“Our vision is of a peaceful and sustainable world based on societies living in harmony with nature.”
Size and organisational structure
Friends of the Earth International (FoEI) is the world’s largest grassroots environmental network, with 74 national member groups, some 5,000 local activist groups on every continent and over two million members and supporters.
FoEI is a federation of autonomous member groups with a democratic and participatory structure. The ultimate decision-making body is the biennial general meeting (BGM) where all member groups have an equal say.
The BGM elects an executive committee, which meets several times per year. It is made up of a chairperson and a balanced representation from all regions: Africa, Asia Pacific, Europe/North America and Latin America. The executive committee employs and oversees the work of a small international secretariat in Amsterdam.
Sources of funding
FoEI is funded through grants from governments and foundations as well as contributions from its member groups.
Leadership and key personnel
Jagoda Munić (Friends of the Earth Croatia), current chair
Dave Hirsch, international coordinator
Brief history of the organisation
FoEI was founded in 1971 by a small group of environmental activists from France, Sweden, the UK and the US who came together to share strategies for tackling environmental problems. FoEI now has regional co-ordinating bodies across the world and is firmly dedicated to supporting the struggles of communities adversely affected by unsustainable exploitation of human and natural resources.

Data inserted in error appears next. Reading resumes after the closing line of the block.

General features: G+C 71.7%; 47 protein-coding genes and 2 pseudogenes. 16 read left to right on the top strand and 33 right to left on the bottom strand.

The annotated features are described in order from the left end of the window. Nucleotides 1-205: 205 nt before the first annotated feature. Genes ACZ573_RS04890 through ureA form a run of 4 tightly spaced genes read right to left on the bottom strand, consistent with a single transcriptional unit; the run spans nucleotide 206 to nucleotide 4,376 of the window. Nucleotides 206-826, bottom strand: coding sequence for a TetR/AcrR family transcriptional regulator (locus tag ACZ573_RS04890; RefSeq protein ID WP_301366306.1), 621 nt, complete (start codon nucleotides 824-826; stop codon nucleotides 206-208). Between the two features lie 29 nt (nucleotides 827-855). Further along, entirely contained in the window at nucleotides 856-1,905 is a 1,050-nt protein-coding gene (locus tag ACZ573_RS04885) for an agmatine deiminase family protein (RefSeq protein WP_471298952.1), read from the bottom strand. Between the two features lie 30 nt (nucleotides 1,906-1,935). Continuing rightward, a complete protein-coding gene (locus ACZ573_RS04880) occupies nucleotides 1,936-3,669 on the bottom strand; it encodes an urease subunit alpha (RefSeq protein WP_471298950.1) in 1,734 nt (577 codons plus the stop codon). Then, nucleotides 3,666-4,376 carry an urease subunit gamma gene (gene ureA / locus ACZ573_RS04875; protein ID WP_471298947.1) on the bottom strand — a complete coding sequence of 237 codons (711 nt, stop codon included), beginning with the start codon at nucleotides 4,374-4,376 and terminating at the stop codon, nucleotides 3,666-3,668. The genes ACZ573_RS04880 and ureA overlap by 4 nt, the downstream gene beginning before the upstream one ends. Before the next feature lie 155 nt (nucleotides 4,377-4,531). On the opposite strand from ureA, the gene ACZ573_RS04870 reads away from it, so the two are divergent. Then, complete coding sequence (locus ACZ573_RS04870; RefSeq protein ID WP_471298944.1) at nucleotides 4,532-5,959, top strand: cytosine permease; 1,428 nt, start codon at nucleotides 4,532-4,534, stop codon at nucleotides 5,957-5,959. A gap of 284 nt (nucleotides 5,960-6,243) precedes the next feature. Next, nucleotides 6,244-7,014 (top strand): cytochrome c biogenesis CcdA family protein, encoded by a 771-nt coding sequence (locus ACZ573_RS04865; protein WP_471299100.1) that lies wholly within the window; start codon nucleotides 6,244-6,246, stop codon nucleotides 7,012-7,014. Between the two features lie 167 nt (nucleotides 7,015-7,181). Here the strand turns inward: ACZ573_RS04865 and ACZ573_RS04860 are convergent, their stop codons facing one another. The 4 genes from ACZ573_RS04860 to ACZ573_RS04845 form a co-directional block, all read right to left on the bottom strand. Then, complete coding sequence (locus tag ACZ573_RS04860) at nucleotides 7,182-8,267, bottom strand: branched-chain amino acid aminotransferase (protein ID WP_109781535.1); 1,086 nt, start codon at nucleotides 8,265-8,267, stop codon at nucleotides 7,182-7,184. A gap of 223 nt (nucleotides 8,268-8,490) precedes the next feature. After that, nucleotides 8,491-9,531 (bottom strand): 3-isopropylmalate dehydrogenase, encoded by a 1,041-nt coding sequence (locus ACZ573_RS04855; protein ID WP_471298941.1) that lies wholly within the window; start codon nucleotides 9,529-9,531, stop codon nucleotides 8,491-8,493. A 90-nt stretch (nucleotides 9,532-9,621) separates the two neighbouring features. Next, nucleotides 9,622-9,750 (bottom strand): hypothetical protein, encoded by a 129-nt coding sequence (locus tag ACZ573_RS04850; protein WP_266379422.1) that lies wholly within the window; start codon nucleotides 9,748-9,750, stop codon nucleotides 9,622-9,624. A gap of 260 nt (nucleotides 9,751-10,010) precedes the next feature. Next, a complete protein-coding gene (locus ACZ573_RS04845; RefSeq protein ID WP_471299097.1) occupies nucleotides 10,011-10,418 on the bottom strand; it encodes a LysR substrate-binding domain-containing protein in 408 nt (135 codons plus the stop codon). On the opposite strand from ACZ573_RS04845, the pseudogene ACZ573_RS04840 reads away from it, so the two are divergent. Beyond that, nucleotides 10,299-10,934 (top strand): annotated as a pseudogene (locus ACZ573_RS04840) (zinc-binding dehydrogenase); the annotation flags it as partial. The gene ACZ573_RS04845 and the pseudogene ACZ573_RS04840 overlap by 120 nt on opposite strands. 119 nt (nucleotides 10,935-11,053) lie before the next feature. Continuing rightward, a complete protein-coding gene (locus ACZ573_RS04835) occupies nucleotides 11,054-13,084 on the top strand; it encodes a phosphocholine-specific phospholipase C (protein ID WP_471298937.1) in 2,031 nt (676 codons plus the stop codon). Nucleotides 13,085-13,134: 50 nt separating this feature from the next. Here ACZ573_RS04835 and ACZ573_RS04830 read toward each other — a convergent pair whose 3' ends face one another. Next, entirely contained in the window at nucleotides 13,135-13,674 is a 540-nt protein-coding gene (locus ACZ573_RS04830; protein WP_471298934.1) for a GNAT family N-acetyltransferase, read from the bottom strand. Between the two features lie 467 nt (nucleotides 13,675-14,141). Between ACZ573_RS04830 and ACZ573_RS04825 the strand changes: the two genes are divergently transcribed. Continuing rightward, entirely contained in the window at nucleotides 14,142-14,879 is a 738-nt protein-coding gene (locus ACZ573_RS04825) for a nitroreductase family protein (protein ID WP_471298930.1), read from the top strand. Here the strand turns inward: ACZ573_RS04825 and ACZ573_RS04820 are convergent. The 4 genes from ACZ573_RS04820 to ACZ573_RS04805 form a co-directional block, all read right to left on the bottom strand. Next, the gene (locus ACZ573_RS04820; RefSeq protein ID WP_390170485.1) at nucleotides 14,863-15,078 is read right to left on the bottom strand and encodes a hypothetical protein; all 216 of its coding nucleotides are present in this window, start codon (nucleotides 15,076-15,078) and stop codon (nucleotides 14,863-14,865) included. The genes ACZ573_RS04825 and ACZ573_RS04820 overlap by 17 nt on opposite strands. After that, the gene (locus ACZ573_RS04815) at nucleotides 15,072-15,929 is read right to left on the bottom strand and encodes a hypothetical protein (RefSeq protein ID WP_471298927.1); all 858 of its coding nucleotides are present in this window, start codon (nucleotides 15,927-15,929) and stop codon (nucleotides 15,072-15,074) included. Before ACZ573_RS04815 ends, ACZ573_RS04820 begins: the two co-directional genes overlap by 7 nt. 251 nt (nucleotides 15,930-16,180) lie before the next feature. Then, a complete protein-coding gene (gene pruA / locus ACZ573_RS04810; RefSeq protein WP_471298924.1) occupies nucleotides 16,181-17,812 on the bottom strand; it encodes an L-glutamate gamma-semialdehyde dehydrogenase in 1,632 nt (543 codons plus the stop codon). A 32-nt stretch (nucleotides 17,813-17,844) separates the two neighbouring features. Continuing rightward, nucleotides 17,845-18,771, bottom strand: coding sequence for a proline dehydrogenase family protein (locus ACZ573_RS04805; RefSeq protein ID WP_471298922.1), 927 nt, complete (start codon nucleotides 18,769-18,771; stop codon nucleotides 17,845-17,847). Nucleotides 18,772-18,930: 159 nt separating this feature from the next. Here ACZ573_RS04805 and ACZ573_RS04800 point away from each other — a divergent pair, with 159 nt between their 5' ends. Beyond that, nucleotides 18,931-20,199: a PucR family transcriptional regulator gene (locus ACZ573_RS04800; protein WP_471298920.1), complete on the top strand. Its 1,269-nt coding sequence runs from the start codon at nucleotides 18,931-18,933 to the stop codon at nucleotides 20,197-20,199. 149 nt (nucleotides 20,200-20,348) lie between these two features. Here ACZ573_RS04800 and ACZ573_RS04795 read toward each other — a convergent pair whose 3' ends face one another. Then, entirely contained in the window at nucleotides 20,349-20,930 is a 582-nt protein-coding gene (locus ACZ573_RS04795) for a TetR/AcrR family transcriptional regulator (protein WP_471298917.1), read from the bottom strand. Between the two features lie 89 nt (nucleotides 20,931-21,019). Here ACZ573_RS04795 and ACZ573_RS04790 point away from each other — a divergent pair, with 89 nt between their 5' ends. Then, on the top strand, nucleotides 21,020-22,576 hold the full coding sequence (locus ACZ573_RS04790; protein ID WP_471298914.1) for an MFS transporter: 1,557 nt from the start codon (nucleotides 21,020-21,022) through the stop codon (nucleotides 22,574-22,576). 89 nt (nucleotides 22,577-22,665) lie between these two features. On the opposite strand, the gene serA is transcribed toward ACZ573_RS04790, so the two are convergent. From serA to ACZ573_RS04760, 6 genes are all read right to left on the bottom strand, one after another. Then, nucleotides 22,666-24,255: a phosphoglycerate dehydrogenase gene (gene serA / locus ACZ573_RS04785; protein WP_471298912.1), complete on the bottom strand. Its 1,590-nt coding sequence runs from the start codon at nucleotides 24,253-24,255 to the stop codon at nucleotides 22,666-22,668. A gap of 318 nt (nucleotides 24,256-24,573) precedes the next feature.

Campaign priorities for 2013 include transforming societies away from fossil fuels and toward decentralised, community-owned and controlled sustainable energy; and exposing and stopping landgrabs, which occur when land used by local communities is leased or sold to foreign investors, including corporations and governments.
Social and environmental justice, climate justice and energy, forests and biodiversity, economic justice, food sovereignty, and human rights.
January 2013: A Dutch court ruled that Shell Nigeria is responsible for polluting farmlands in a landmark case brought by four Nigerian farmers and Friends of the Earth Netherlands and supported by Friends of the Earth Nigeria.
2012: FoEI succeeded in securing essential human rights wording in the guidelines text of the UN Food and Agriculture Organisation committee on world food security.
By 2011: More than 200 regions and 4,500 local authorities in Europe had declared their territories free of genetically modified organisms.
2010: A new law in Argentina banned mining near glaciers.
2010: An unprecedented country-wide ban on metal mining was introduced in Costa Rica following 18 years of intense campaigning.
2009: A court case was won in Bangladesh, forcing the government to ensure that all ship-breaking yards operate with environmental clearance.
2009: Illegal logging was exposed in Cameroon, leading to the cessation of purchasing of illegal timber by European companies.
2008: The UK parliament passed a climate change bill into law, a world first. The world-beating legislation was passed after a three-and-a-half-year campaign.
This profile is part of Ethical Corporation's special management briefing on activist NGOsEC Newsdesk Friends of the Earth International ngo news NGO Profile